Swimming is also a perfect low impact aerobic workout that allows you to work on your cardiovascular health, when other exercises such as running, rowing and even cycling are impossible without pain. As with all exercise, is it important that you remember to warm up and cool down, especially if you have an existing injury! Jumping straight into an intense swimming session without warming up first is likely to put you at risk of further injury.

3 Tips and Tricks when Swimming with Back Pain

1) Pull Drill: This drill involves the elimination of any leg movement, focusing only on arm movements to move through the water. This will take pressure off your back and allow you to stretch your back muscles.

2) Keep a Neutral Spine: The type of stroke and movement you can perform in the pool comes down to the underlying cause of your back pain. For example, performing the butterfly stroke forces you to arch your spine which puts pressure on the joints of the spine, leading to worse pain. On the other hand, hyperextension of the spine can put the muscles and ligaments of the back in a compromised position, increasing the chance of re-injury.

3) Water Aerobics: Maybe your injury is too severe to perform any sort of horizontal swimming motion, not to worry! Water aerobics, such as walking / jogging in the water allows you condition your core and back muscles without compromising positioning and is the perfect way to build up to the full strokes.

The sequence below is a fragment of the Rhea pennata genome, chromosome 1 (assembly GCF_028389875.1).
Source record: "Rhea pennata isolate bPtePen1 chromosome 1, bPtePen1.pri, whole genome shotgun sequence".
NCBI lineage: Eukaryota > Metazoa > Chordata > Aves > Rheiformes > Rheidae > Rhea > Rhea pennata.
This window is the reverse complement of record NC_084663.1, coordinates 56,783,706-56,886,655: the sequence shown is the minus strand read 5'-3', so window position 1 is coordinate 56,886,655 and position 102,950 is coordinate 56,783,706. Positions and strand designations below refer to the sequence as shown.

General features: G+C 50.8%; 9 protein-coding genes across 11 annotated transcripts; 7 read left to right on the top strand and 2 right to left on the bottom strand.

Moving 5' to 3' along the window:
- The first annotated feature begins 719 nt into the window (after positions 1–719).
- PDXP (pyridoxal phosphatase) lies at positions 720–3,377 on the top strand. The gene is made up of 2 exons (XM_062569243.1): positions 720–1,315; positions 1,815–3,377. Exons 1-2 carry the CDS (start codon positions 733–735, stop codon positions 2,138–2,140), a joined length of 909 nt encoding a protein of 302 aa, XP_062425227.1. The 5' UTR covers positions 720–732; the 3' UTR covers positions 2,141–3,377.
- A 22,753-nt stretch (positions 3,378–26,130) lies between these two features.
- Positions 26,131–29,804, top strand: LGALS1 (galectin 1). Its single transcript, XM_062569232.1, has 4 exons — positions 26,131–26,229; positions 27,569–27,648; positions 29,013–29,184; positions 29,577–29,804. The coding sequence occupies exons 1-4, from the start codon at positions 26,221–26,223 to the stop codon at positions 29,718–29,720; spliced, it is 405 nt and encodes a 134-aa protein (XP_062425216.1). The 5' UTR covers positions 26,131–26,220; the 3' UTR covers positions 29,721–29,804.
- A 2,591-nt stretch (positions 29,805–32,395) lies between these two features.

The Mental Benefits of Swimming

Chronic back pain is not only physically exhausting but mentally as well. Unlike pain in other areas of the body, pain in the back is very hard to avoid during day to day life. When even sitting, or lying still doesn’t relieve the pain, it can become very draining and have a negative effect on moral.

Swimming provides a welcome mental break, allowing you to take your mind of the pain for a short while. This is beneficial for your mental health and how you tackle your rehab going forward.

How to get Started at Bringing Swimming into your Life

So now we have established swimming to be of great mental and physical benefit to those with chronic back pain, how do you get started? Fortunately, pools are common place in almost every town and city, there is no excuse! But how do you find the motivation to take that first step?

1) Make it a social occasion: Going to the pool on your own may seem like a daunting experience, especially if you haven’t swum in a while. Find a group session at the local pool and go for it. Having people to work out with increases the chance you make it a lifestyle habit.

2) Swim first thing in the morning: Going to the pool in the morning is a sure-fire way to set up a happy and healthy day. You get to enjoy an empty pool and reap the physical and mental benefits of swimming.​​​​​​​
Living with back pain can be an extremely physically and mentally draining experience, with seemingly no end in sight. However, don’t give up hope. Swimming may just provide that spark of hope and mental relief you need. Finding a friend or group class is the ideal kick start into the world of swimming to build your confidence and enjoyment.

But you don’t have to take our word for it. Get out there and try it for yourself and enjoy the benefits swimming has to offer your back pain.